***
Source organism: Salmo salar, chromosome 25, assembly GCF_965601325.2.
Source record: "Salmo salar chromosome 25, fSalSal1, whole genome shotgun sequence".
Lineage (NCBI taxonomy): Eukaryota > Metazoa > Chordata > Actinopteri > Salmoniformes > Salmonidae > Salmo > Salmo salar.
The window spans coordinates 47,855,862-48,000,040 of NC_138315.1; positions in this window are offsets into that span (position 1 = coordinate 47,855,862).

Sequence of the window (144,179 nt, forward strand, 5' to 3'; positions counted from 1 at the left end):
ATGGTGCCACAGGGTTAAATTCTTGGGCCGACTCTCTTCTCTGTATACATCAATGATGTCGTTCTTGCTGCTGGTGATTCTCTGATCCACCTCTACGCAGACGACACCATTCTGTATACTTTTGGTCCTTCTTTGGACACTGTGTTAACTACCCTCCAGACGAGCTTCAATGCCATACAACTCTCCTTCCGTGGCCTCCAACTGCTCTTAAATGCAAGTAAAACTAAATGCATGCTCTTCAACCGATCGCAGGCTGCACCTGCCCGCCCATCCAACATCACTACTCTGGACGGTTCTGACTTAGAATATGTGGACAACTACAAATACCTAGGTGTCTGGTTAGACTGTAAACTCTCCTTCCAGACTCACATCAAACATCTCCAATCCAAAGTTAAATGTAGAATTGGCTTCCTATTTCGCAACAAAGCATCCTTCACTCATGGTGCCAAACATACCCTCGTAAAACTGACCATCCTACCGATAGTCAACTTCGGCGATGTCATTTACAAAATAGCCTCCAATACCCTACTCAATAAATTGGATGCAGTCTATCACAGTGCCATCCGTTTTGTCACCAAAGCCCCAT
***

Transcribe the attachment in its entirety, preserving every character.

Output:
Source organism: Salmo salar, chromosome 25, assembly GCF_965601325.2.
Source record: "Salmo salar chromosome 25, fSalSal1, whole genome shotgun sequence".
Lineage (NCBI taxonomy): Eukaryota > Metazoa > Chordata > Actinopteri > Salmoniformes > Salmonidae > Salmo > Salmo salar.
The window spans coordinates 47,855,862-48,000,040 of NC_138315.1; positions in this window are offsets into that span (position 1 = coordinate 47,855,862).

Sequence of the window (144,179 nt, forward strand, 5' to 3'; positions counted from 1 at the left end):
ATGGTGCCACAGGGTTAAATTCTTGGGCCGACTCTCTTCTCTGTATACATCAATGATGTCGTTCTTGCTGCTGGTGATTCTCTGATCCACCTCTACGCAGACGACACCATTCTGTATACTTTTGGTCCTTCTTTGGACACTGTGTTAACTACCCTCCAGACGAGCTTCAATGCCATACAACTCTCCTTCCGTGGCCTCCAACTGCTCTTAAATGCAAGTAAAACTAAATGCATGCTCTTCAACCGATCGCAGGCTGCACCTGCCCGCCCATCCAACATCACTACTCTGGACGGTTCTGACTTAGAATATGTGGACAACTACAAATACCTAGGTGTCTGGTTAGACTGTAAACTCTCCTTCCAGACTCACATCAAACATCTCCAATCCAAAGTTAAATGTAGAATTGGCTTCCTATTTCGCAACAAAGCATCCTTCACTCATGGTGCCAAACATACCCTCGTAAAACTGACCATCCTACCGATAGTCAACTTCGGCGATGTCATTTACAAAATAGCCTCCAATACCCTACTCAATAAATTGGATGCAGTCTATCACAGTGCCATCCGTTTTGTCACCAAAGCCCCAT